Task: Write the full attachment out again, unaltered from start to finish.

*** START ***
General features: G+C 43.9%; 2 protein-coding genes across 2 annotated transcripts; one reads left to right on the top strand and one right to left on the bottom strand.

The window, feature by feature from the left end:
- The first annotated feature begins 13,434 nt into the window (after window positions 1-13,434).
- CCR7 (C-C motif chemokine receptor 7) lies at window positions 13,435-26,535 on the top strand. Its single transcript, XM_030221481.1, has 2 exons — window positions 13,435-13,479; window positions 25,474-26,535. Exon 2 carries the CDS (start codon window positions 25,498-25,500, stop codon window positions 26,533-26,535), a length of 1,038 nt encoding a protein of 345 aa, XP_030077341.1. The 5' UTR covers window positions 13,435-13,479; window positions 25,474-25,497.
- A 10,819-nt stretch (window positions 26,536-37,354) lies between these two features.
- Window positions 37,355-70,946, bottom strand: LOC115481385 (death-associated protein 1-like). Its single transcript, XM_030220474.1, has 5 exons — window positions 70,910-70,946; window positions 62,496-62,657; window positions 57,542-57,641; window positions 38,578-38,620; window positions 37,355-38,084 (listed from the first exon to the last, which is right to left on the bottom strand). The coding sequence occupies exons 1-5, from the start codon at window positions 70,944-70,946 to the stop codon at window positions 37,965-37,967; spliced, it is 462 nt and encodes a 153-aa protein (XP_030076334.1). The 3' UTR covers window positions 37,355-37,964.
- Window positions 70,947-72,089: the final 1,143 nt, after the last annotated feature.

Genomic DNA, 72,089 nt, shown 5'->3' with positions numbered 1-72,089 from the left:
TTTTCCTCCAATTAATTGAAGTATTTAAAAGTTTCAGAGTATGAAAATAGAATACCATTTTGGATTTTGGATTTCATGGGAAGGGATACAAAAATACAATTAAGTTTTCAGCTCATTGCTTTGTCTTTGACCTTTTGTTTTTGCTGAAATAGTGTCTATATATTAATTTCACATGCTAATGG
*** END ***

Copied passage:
General features: G+C 43.9%; 2 protein-coding genes across 2 annotated transcripts; one reads left to right on the top strand and one right to left on the bottom strand.

The window, feature by feature from the left end:
- The first annotated feature begins 13,434 nt into the window (after window positions 1-13,434).
- CCR7 (C-C motif chemokine receptor 7) lies at window positions 13,435-26,535 on the top strand. Its single transcript, XM_030221481.1, has 2 exons — window positions 13,435-13,479; window positions 25,474-26,535. Exon 2 carries the CDS (start codon window positions 25,498-25,500, stop codon window positions 26,533-26,535), a length of 1,038 nt encoding a protein of 345 aa, XP_030077341.1. The 5' UTR covers window positions 13,435-13,479; window positions 25,474-25,497.
- A 10,819-nt stretch (window positions 26,536-37,354) lies between these two features.
- Window positions 37,355-70,946, bottom strand: LOC115481385 (death-associated protein 1-like). Its single transcript, XM_030220474.1, has 5 exons — window positions 70,910-70,946; window positions 62,496-62,657; window positions 57,542-57,641; window positions 38,578-38,620; window positions 37,355-38,084 (listed from the first exon to the last, which is right to left on the bottom strand). The coding sequence occupies exons 1-5, from the start codon at window positions 70,944-70,946 to the stop codon at window positions 37,965-37,967; spliced, it is 462 nt and encodes a 153-aa protein (XP_030076334.1). The 3' UTR covers window positions 37,355-37,964.
- Window positions 70,947-72,089: the final 1,143 nt, after the last annotated feature.

Genomic DNA, 72,089 nt, shown 5'->3' with positions numbered 1-72,089 from the left:
TTTTCCTCCAATTAATTGAAGTATTTAAAAGTTTCAGAGTATGAAAATAGAATACCATTTTGGATTTTGGATTTCATGGGAAGGGATACAAAAATACAATTAAGTTTTCAGCTCATTGCTTTGTCTTTGACCTTTTGTTTTTGCTGAAATAGTGTCTATATATTAATTTCACATGCTAATGG